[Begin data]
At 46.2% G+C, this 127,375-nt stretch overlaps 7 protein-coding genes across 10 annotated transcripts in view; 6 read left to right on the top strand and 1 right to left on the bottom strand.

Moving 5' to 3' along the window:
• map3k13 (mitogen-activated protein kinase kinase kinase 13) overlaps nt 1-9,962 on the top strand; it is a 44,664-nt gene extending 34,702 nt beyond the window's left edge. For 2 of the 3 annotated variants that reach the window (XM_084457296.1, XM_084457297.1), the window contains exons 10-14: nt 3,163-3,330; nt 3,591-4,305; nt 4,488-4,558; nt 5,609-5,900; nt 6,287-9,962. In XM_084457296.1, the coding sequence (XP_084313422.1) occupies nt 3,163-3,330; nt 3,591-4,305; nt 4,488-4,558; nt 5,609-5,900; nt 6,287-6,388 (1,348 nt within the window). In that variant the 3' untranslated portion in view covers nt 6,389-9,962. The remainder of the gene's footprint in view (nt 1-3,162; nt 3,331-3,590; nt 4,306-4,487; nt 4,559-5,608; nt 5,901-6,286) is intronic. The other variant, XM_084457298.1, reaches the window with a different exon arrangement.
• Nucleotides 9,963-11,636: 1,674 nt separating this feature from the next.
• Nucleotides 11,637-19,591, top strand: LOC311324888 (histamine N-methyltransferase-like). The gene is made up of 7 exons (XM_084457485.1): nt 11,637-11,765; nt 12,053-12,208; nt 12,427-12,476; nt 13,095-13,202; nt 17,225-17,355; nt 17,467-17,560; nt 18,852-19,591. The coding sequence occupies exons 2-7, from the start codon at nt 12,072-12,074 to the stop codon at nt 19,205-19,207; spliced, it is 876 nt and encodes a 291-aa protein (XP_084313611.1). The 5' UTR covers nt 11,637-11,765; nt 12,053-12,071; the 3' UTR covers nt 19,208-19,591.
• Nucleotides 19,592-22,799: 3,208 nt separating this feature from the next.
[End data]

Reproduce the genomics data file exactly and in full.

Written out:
At 46.2% G+C, this 127,375-nt stretch overlaps 7 protein-coding genes across 10 annotated transcripts in view; 6 read left to right on the top strand and 1 right to left on the bottom strand.

Moving 5' to 3' along the window:
• map3k13 (mitogen-activated protein kinase kinase kinase 13) overlaps nt 1-9,962 on the top strand; it is a 44,664-nt gene extending 34,702 nt beyond the window's left edge. For 2 of the 3 annotated variants that reach the window (XM_084457296.1, XM_084457297.1), the window contains exons 10-14: nt 3,163-3,330; nt 3,591-4,305; nt 4,488-4,558; nt 5,609-5,900; nt 6,287-9,962. In XM_084457296.1, the coding sequence (XP_084313422.1) occupies nt 3,163-3,330; nt 3,591-4,305; nt 4,488-4,558; nt 5,609-5,900; nt 6,287-6,388 (1,348 nt within the window). In that variant the 3' untranslated portion in view covers nt 6,389-9,962. The remainder of the gene's footprint in view (nt 1-3,162; nt 3,331-3,590; nt 4,306-4,487; nt 4,559-5,608; nt 5,901-6,286) is intronic. The other variant, XM_084457298.1, reaches the window with a different exon arrangement.
• Nucleotides 9,963-11,636: 1,674 nt separating this feature from the next.
• Nucleotides 11,637-19,591, top strand: LOC311324888 (histamine N-methyltransferase-like). The gene is made up of 7 exons (XM_084457485.1): nt 11,637-11,765; nt 12,053-12,208; nt 12,427-12,476; nt 13,095-13,202; nt 17,225-17,355; nt 17,467-17,560; nt 18,852-19,591. The coding sequence occupies exons 2-7, from the start codon at nt 12,072-12,074 to the stop codon at nt 19,205-19,207; spliced, it is 876 nt and encodes a 291-aa protein (XP_084313611.1). The 5' UTR covers nt 11,637-11,765; nt 12,053-12,071; the 3' UTR covers nt 19,208-19,591.
• Nucleotides 19,592-22,799: 3,208 nt separating this feature from the next.